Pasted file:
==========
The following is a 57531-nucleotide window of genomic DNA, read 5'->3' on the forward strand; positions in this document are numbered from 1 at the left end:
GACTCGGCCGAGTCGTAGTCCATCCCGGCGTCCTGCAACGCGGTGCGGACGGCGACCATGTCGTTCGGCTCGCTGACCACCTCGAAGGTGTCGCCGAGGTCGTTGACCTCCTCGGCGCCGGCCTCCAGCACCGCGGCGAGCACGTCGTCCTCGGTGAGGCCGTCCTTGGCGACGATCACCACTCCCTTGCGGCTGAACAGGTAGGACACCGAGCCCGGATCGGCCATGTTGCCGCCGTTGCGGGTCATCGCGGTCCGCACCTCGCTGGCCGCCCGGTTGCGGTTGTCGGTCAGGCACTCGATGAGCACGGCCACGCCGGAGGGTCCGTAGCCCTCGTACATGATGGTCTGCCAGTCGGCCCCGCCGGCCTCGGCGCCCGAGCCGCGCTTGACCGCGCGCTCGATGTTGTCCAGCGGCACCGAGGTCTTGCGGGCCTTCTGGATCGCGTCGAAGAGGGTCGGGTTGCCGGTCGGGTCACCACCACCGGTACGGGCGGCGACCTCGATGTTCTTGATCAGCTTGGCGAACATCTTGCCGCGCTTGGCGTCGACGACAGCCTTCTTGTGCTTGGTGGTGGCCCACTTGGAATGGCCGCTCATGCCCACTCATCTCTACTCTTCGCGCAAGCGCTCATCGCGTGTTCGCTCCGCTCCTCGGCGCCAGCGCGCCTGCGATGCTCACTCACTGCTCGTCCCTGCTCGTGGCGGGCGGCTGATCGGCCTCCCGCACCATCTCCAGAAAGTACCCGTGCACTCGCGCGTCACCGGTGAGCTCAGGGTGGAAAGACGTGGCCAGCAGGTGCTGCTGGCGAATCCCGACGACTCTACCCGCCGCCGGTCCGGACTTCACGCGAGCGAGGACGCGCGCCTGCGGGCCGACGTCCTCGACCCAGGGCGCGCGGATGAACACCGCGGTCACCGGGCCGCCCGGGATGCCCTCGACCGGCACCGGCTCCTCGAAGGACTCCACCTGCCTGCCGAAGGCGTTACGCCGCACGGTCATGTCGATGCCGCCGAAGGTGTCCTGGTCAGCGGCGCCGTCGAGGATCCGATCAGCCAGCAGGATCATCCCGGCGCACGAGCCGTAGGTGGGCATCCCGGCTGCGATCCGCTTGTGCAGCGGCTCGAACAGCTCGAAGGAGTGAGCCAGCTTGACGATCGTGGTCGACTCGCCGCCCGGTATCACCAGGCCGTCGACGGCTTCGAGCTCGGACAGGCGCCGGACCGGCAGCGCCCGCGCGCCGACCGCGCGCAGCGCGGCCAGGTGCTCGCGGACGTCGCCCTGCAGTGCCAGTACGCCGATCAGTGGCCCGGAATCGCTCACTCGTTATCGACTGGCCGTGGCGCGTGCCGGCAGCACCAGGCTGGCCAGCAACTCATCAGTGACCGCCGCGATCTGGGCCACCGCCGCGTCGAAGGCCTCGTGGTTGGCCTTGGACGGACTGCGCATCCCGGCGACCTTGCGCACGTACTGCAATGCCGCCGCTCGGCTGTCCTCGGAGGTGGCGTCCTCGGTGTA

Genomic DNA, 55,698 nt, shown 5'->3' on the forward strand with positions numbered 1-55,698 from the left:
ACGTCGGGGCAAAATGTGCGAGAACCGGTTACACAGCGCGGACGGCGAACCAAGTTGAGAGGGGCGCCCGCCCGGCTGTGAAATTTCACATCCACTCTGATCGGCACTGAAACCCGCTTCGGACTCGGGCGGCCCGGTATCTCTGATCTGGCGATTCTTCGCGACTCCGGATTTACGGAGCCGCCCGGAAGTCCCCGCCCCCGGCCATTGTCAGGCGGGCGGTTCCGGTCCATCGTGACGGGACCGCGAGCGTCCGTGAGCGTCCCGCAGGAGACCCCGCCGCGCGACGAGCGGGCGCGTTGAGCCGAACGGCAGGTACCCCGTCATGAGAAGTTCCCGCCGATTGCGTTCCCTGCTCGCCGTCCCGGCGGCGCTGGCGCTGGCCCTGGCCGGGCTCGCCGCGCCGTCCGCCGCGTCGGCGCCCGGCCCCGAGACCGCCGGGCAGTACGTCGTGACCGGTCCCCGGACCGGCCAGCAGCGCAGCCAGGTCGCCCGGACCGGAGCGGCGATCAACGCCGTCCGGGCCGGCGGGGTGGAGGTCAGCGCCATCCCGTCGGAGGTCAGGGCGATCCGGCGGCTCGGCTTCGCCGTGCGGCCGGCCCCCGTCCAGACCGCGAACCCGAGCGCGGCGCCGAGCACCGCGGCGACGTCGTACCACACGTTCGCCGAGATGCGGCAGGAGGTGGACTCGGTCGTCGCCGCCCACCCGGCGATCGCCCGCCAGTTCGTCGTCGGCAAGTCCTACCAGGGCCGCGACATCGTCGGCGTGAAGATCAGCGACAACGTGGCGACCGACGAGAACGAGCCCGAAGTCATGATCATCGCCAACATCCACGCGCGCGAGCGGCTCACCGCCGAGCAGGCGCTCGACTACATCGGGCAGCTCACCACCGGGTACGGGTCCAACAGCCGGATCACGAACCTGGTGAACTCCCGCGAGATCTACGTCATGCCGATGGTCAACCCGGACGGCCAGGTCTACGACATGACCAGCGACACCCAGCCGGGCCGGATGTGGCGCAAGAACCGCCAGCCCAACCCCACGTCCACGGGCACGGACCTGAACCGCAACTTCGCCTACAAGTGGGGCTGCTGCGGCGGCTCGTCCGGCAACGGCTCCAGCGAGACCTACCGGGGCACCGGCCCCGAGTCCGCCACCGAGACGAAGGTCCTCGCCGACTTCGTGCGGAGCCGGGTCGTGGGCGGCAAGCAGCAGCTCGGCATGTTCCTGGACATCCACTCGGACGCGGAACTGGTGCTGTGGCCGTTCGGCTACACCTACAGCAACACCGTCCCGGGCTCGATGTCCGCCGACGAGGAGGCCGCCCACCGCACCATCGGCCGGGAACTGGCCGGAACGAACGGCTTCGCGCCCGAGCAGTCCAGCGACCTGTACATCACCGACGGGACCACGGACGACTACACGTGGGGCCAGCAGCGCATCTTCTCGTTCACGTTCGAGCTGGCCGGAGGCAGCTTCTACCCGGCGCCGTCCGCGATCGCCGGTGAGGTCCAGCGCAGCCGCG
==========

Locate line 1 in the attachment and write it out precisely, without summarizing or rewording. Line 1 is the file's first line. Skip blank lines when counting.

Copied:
The following is a 57531-nucleotide window of genomic DNA, read 5'->3' on the forward strand; positions in this document are numbered from 1 at the left end: